Together, these three core conditions enable clients to develop and grow, to strengthen and expand their own identity and become the person they ‘really’ are.
This is central to the reciprocal relationship that lies at the heart of effective and reflective practice. Counsellors have the task of paying attention to the client’s expressed needs.
One of the principles underlying counselling is the desire to empower clients to take responsibility for themselves and to identify, develop and use resources that will generally make them more effective agents of change.
When clients accept responsibility for their behaviour and emotions, they recognise that even in the most difficult of circumstances, they have the ability to choose how they respond.
As human beings, we gain great relief when we are being attentively listened to, especially when a person is prepared to help bear some of the weight we are carrying. Telling ourselves the truth can be a painful experience but one that is deeply healing and reparative.
Therapy as a journey
Rogers saw therapy as a journey shared by two fallible people. The personal characteristics of the therapist and the quality of the therapeutic relationship determine the success of the therapy.
It is only as the counsellor understands the feelings and thoughts which seem so horrible to the client, and sees them as the client sees them, and accepts them and the client, that the client feels really free to explore all the hidden nooks and frightening crannies of his inner and often buried experience.
By offering unconditional acceptance the client experiences a relationship of warmth and safety. The safety of being liked and prized as a person is a highly important element in a helping relationship.
The therapist as companion
In On Becoming a Person, Rogers writes: “Thus the relationship which I have found helpful is characterized by a sort of transparency on my part, in which my real feelings are evident; by an acceptance of this other person as a separate person with value in his own right; and by a deep empathic understanding which enables me to see his private world through his eyes. When these conditions are achieved, I become a companion to my client, accompanying him in the frightening search for himself, which he now feels free to undertake.”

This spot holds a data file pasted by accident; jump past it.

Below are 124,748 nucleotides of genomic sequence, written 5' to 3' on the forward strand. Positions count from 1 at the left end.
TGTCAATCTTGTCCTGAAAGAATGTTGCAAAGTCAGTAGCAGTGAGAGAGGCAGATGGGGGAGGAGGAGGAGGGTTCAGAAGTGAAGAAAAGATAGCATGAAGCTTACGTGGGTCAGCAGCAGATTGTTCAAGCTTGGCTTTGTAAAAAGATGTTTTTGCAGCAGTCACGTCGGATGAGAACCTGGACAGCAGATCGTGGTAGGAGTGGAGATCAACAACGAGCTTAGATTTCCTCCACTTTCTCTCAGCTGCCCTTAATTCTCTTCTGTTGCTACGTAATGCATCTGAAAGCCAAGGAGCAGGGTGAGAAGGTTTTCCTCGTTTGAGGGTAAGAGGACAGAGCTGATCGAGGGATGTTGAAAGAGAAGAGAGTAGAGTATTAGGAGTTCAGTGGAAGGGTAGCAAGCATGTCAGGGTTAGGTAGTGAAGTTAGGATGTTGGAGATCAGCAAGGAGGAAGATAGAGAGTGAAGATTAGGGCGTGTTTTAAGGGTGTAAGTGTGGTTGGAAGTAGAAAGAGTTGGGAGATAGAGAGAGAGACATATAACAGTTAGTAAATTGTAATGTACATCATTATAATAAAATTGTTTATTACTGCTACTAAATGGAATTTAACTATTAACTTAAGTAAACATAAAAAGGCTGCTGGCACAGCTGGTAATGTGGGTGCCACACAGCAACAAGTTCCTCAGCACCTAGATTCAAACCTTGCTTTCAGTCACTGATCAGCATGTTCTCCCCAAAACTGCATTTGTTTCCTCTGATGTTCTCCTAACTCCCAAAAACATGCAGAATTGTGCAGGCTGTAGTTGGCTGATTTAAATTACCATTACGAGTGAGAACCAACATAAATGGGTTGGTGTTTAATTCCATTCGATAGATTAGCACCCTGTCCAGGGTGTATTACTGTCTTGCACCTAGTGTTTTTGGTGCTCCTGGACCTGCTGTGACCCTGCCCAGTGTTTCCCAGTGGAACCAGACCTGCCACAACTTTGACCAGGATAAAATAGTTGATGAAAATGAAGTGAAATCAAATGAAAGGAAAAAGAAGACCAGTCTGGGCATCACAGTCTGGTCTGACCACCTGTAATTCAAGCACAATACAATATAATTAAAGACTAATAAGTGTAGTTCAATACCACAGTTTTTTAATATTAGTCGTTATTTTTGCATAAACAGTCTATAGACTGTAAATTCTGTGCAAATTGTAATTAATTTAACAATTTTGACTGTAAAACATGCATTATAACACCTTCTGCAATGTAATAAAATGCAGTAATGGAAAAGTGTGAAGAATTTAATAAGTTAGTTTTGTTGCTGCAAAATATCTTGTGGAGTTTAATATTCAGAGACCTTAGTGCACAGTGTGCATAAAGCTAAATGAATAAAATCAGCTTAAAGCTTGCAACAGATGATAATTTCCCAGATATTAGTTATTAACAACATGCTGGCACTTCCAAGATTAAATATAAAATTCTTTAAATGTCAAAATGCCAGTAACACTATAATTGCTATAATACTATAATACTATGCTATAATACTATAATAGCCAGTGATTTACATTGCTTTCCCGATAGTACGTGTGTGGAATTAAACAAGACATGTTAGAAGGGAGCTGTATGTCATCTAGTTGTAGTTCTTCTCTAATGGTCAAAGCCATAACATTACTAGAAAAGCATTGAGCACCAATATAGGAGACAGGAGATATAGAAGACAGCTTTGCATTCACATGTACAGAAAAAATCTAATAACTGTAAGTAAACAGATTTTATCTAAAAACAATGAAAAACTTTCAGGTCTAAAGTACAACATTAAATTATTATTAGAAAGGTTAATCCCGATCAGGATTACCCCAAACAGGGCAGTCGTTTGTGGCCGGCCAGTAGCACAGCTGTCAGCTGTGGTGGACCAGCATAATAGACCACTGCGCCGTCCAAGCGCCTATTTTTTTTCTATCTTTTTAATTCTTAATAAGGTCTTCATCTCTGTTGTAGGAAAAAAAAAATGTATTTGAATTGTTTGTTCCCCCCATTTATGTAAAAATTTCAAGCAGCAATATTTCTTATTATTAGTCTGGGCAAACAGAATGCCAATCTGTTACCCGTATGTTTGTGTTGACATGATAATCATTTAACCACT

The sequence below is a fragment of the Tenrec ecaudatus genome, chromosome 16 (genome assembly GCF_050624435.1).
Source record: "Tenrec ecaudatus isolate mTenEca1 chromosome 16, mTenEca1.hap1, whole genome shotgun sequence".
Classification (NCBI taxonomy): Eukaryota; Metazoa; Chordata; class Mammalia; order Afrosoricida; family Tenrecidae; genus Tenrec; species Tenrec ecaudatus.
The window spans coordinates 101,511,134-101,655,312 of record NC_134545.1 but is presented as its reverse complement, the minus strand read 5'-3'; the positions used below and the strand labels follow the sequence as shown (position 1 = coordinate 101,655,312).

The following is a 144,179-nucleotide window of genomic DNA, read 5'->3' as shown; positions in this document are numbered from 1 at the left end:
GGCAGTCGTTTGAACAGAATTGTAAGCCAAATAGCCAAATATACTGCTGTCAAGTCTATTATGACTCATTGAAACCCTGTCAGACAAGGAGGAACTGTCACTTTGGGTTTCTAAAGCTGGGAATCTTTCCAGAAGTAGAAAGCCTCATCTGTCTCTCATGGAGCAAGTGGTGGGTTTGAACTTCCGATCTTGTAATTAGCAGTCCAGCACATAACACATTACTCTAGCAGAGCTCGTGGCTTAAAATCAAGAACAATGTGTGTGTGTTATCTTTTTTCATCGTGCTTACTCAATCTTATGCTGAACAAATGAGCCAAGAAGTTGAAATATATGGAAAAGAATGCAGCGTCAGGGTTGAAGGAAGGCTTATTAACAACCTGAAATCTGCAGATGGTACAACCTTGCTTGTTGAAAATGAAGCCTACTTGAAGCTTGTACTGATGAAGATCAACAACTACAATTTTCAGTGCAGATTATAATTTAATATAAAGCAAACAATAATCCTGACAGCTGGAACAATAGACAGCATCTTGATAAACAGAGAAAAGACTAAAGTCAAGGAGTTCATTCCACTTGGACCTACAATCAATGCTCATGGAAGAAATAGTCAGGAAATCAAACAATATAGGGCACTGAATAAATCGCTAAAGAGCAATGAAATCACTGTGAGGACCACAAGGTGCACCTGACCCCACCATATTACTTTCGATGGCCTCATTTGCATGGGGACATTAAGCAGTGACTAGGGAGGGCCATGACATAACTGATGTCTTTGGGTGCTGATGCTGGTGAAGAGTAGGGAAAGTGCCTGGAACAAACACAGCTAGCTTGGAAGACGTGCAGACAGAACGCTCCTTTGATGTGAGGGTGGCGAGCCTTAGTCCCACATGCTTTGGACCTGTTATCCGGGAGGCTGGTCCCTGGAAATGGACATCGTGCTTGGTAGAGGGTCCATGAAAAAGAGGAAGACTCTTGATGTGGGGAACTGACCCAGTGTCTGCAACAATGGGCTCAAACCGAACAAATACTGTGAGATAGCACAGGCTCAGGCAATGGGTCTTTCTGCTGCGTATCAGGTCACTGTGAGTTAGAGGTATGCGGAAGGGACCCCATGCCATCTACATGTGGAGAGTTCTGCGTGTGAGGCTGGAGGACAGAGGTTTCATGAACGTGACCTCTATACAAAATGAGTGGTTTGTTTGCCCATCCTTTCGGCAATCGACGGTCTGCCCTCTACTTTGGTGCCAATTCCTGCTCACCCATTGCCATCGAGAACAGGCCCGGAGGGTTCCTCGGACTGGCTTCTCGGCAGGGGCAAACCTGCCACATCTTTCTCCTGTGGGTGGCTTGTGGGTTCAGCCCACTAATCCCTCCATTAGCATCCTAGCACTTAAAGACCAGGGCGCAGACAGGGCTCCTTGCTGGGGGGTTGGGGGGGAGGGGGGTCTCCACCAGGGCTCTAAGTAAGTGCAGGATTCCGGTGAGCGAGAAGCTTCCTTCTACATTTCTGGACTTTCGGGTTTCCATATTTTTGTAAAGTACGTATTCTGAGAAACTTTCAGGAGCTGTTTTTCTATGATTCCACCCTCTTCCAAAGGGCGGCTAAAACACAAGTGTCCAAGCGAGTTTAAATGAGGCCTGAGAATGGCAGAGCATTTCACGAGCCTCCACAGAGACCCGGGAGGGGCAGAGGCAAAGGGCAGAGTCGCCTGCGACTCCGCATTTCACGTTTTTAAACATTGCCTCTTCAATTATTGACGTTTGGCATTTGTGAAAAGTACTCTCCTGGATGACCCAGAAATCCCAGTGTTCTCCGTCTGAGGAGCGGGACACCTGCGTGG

Rogers then lists 10 questions to ask one’s self as a therapist to assure that one is creating a helping relationship:
1) Can I BE in some way which will be perceived by the other person as trustworthy, as dependable or consistent in some deep sense?
2) Can I be expressive enough as a person that what I am will be communicated unambiguously?
3) Can I let myself experience positive attitudes toward this other person--attitudes of warmth, caring, liking, respect, interest?
4) Can I be strong enough as a person to be separate from the other? Can I be a sturdy respecter of my own feelings, my own needs, as well as his?
5) Am I secure enough with myself to permit him his separateness?
6) Can I let myself enter fully into the world of his feelings and personal meanings and see these as he does, without evaluating or judging it?
7) Can I be acceptant of each facet of this other person which he presents to me? Can I receive him as he is?
8) Can I act with sufficient sensitivity in the relationship that my behaviour will not be perceived as a threat?
9) Can I free him from the threat of external evaluation?
10) Can I meet this other individual as a person who is in process of becoming, or will I be bound by his past and by my past?
For effective counselling the counsellor needs to establish an enabling and responsive relationship with the client.
When you attend fully to someone else, you are choosing to value that person and what she or he says to you. Full attention is crucial in your work with clients, at all levels of communication.
A well adjusted and competent counsellor can interact with a client through many interviews without interfering with the freedom of the client to develop a personality quite separate from that of the therapist.
Becoming a Therapist: A Manual for Personal and Professional Development (Malcolm Cross and Linda Papadopoulos)
Integrative Counselling Skills in Action (Sue Culley and Tim Bond)
Transcultural Counselling in Action (Patricia D’Ardenne and Aruna Mahtani)
Person-Centred Communication (Hanka Grobler, Dries Du Toit, and Rinie Schenck)
Mastering Counselling Skills (Lance Lindon & Jennie Lindon)
Underlying Theory of Person-Centred Counselling: http://counsellingresource.com/types/person-centred.
Positive Personal Growth: http://www.naturalhealthcourses.com/Reading_Room/Positive_Personal_Growth.htm